They came here to lecture on a subject in which they are practiced: Burtonian mysticism. The questions they initially pose serve simply to introduce their topic for this session. Their goal here is to obfuscate and hopefully distract from the more existential threats the Fellowship increasingly faces. They don’t realize that their pedantic (and, to use a term they’ll recognize, “formatory”) nature is apparent from the outset.

They suffer the illusion that they hold the moral high ground. After all, they, along with all paying members of the Fellowship, are pursuing the most important objective possible, divine presence, while we “life people” are sleeping machines, wasting our lives. We shall serve as food for the moon.

Their leader, Robert Burton, is a conscious being (the only one living, apparently) and is “above” human laws and morality.

The Fellowship of Friends is on a mission from the Gods, “C Influence”, under whose guidance they are constructing an “ark” to preserve not only themselves, but the sacred tradition of “Conscious School” on earth. The rest of civilization (including all us non-believers) shall be destroyed by a soon-to-be-rescheduled nuclear holocaust.

By these beliefs, the members of this cult are emboldened, if not completely benighted.

Because The Fellowship of Friends maintains this exalted position in the Universe, HCDCIS (for short) will not, in a meaningful way, address any specific allegations concerning their “school” or “teacher” but will equivocate, distract with extraneous theoretical arguments (i.e. how can we help seekers find “real teachers” and “real schools”), provide excuses (Robert Burton’s private life is not our concern. No one is forced to participate. Members can simply say “no” to him. See Ames’ post which shows the true dilemma many face.) They are here to say “look at me being present, while I offer my humble perspective, suffused with ‘relativity’, of course.” As HCDCIS knows, and Robert Burton would attest, when your eye is on the prize, a little bit of collateral damage is of no consequence.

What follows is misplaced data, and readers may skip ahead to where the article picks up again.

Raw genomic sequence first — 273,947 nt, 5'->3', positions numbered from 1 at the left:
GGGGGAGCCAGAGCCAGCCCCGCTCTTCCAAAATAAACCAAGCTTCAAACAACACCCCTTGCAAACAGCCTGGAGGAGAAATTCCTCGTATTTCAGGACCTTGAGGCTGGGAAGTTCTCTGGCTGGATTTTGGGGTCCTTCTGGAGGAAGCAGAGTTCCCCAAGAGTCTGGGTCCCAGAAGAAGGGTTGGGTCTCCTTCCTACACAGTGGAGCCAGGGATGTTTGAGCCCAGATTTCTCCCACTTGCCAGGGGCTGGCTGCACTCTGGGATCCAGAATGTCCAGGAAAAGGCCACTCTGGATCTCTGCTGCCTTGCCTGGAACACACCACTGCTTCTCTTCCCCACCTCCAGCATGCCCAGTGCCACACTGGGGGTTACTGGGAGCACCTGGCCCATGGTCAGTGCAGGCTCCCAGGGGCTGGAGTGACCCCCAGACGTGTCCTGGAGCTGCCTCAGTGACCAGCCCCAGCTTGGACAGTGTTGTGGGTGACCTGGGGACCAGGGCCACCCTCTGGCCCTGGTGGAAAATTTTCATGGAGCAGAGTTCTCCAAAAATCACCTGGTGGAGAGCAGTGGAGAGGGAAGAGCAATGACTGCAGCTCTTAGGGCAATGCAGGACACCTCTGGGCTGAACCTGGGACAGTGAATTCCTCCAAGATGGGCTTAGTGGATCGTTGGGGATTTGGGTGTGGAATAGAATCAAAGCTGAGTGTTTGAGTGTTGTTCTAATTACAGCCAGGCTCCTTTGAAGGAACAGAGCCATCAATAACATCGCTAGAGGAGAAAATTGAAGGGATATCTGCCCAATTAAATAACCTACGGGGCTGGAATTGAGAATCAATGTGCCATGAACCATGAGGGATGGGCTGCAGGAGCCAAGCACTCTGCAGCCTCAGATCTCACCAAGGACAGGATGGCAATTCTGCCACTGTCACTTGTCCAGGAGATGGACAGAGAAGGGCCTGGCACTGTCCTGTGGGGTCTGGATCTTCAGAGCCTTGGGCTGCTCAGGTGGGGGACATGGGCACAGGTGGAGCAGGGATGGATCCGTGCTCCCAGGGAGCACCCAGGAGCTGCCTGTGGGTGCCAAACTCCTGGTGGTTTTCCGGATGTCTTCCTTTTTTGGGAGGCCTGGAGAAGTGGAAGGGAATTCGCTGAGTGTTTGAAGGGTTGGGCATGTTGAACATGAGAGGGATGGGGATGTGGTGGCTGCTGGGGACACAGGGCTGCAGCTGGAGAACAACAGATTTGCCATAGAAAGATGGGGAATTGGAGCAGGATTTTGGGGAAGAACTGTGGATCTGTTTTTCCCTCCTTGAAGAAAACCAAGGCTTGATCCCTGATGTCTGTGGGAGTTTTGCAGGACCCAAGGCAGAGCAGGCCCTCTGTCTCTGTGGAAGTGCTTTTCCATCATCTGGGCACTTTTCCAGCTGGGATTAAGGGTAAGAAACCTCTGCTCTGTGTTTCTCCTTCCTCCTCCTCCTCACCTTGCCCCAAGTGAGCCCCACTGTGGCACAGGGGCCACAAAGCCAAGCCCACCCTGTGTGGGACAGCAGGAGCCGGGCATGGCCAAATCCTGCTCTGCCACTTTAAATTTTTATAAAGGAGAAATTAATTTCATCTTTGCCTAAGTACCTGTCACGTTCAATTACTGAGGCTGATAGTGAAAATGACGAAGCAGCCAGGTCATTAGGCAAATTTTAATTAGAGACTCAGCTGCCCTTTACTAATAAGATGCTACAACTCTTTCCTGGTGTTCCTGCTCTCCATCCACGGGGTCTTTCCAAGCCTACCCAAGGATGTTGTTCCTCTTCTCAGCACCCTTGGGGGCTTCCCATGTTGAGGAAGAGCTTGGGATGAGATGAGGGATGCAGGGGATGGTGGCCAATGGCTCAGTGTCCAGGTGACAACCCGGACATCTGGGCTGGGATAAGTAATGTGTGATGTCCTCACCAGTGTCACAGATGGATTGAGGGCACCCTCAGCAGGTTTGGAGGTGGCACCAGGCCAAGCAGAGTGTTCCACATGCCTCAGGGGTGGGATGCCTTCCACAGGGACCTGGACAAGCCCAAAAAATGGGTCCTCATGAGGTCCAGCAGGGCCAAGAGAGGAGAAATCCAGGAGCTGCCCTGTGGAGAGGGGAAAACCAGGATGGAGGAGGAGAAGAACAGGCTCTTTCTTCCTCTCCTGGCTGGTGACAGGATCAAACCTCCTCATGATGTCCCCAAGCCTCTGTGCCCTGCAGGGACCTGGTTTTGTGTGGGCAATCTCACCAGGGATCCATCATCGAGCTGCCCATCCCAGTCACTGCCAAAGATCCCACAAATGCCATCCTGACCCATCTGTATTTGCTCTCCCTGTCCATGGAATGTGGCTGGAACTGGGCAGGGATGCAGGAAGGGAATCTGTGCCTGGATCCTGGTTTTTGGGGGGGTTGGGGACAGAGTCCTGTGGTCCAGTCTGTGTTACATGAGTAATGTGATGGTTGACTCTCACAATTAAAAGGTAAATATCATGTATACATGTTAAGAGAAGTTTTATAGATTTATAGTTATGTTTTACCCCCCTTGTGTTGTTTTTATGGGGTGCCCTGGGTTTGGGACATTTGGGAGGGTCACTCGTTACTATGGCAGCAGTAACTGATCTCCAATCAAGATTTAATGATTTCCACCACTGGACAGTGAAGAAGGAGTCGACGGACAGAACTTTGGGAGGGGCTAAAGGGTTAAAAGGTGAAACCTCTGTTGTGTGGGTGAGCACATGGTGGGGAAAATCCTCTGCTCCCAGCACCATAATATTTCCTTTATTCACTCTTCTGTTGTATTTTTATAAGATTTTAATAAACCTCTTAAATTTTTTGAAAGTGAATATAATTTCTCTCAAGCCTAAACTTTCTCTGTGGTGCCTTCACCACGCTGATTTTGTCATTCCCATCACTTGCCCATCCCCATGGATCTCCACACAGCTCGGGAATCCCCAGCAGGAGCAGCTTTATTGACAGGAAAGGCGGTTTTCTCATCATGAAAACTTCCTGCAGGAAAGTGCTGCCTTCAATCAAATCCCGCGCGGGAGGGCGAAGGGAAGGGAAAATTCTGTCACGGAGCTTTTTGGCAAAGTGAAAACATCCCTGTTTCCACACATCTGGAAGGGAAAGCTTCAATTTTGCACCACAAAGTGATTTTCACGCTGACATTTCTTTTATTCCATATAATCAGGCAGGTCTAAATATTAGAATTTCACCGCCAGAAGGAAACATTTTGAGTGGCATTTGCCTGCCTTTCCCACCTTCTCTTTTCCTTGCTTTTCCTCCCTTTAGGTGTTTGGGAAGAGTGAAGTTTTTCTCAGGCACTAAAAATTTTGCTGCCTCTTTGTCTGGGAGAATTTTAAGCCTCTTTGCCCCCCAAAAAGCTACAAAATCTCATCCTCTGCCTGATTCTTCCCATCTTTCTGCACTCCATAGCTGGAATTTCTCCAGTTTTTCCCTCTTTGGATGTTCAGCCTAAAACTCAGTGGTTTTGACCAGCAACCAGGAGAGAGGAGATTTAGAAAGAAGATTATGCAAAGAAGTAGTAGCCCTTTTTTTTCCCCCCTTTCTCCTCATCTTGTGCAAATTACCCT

(“I in the sky”: if you’re not here representing the Fellowship leadership, please disregard the preceding comments and accept my apology.)

15. Man Number Zero - August 15, 2012

#12 – I-in-the-Sky wrote:

” Infallible is reserved for another order of creation above that of man”

And you know this… how?

16. cristalclear - August 16, 2012